I volunteer to read with an elementary school-age child once a week. This year I’m paired with an absolutely marvelous child (I’ll call her Clara). Due to privacy issues I can’t tell you anything about her, but I can tell you the revelation I had today while sitting with her.
Clara is a good reader and she LOVES to play teacher. She sits in a rocking chair with me at her feet. She pretends that she is the teacher and that I am her student, Clara.
We have a small white board and she sets it up for a “lesson” just like a teacher would. Then she reads aloud to me and asks me the kinds of reading comprehension questions that I assume her teacher asks her. I write my answers on the white board. At the end of the lesson I get a sticker with a note on it like, “Good job!”
Is she emulating her teacher because it gives her a sense of power? Does she watch her teacher each day and think, “I could do that!” Is she indulging a fantasy of being a grown up?
I have no idea, but as I watch her, I wonder if this child – who isn’t even in double digits yet – has already found her true calling.
Years ago, a friend said to me that the best way to retain new information is to listen as if you’ll be teaching it to someone else. I realized that’s what I’ve been doing all my life: I rarely sit through a class without thinking about how I’ll pass the information on.
The people I admire most in the world are teachers – whether traditional or non-traditional, I think that imparting knowledge to others is one of the highest callings. Throughout my life I have watched teachers and thought, “I want to do that!” About eight years ago it turned into, “I CAN do that!” In the last three years it has turned into, “I AM doing that!”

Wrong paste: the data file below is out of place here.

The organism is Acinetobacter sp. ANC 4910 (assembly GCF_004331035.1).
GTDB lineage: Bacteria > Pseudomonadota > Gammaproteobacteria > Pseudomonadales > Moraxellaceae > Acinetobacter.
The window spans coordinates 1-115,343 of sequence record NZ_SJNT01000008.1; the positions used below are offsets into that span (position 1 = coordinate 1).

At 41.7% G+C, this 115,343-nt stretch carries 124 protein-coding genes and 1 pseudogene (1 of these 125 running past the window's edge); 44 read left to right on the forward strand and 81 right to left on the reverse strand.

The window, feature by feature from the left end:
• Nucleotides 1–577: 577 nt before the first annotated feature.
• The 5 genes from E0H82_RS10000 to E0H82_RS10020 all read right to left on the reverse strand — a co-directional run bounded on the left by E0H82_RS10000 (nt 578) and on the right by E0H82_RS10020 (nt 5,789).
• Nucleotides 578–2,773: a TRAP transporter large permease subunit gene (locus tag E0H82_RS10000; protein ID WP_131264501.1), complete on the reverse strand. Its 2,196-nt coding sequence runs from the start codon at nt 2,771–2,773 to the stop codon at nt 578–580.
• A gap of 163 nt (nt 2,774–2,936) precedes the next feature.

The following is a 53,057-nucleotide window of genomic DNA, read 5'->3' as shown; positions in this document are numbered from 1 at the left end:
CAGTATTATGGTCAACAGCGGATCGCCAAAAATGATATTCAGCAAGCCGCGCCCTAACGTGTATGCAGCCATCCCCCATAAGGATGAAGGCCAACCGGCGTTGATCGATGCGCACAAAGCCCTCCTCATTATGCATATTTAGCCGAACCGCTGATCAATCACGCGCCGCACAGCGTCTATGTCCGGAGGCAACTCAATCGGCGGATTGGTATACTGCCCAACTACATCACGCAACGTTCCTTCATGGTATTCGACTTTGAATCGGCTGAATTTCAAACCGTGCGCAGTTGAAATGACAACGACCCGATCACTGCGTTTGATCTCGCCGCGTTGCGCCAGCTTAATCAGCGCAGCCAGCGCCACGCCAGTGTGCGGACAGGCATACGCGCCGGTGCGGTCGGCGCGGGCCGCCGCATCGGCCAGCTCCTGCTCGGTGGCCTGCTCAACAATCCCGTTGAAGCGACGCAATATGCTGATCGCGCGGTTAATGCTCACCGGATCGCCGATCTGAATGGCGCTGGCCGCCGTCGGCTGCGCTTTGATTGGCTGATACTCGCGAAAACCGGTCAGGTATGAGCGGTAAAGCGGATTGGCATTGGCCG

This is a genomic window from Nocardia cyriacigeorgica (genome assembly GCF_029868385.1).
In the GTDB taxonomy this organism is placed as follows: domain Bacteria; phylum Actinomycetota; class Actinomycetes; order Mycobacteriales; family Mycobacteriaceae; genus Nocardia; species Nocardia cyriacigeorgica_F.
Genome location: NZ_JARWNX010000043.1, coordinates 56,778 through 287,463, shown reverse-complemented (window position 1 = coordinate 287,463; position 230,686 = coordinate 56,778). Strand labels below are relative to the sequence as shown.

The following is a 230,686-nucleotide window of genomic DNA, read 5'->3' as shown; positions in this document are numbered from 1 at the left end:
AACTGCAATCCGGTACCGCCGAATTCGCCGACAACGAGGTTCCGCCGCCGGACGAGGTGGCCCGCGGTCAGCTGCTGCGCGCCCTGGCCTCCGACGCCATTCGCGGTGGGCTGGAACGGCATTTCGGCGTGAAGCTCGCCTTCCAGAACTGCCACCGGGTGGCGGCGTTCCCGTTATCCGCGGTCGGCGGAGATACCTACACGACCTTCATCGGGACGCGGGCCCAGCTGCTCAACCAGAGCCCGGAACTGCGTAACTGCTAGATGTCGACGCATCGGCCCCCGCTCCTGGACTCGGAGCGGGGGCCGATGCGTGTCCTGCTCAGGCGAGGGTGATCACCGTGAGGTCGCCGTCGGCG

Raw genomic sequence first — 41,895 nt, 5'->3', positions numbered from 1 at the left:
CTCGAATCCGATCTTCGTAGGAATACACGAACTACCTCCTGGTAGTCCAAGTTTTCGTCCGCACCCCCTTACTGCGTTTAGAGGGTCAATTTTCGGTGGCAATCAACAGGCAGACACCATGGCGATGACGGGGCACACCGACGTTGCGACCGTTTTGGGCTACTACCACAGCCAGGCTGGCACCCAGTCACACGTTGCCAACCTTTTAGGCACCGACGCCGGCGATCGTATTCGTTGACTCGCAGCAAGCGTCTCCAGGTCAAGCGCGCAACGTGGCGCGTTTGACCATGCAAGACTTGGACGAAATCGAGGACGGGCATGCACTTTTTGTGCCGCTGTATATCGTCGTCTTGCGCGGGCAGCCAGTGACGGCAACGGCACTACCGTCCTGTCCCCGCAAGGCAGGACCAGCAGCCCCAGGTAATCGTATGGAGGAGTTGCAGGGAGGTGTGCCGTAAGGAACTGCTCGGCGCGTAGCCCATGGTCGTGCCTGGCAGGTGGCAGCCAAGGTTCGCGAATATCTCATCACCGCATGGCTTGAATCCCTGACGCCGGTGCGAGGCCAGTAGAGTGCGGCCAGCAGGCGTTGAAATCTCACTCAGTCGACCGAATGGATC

A few years ago, an ex-boyfriend questioned whether this was a function of a big ego wanting recognition. He thought I just wanted to be rich and famous and didn’t really care about people. He repeated the claim so often that for a while I questioned myself.
Then someone asked me, “When you were a child, what was your favorite thing to do?” That answer was easy – even as a child, I liked to be in front of people, sharing what I’ve learned. From my earliest memories I was the counselor for all my friends. I can let go of that fear of ego, knowing that this is the person I’ve been since my earliest memories.
I believe that we’re here to fulfill our greatest desires. Sometimes as adults we forget what those true desires are, so looking back to childhood, before all the adult “should”s got in the way, is helpful to identify them.
Watching Clara this morning, I saw myself at her age. She reminded me that I’m exactly where I’m meant to be, doing exactly what I’m meant to be doing.
Today’s miracle: Watching a child indulging her passion reminded me that I’m doing exactly the right thing by indulging mine.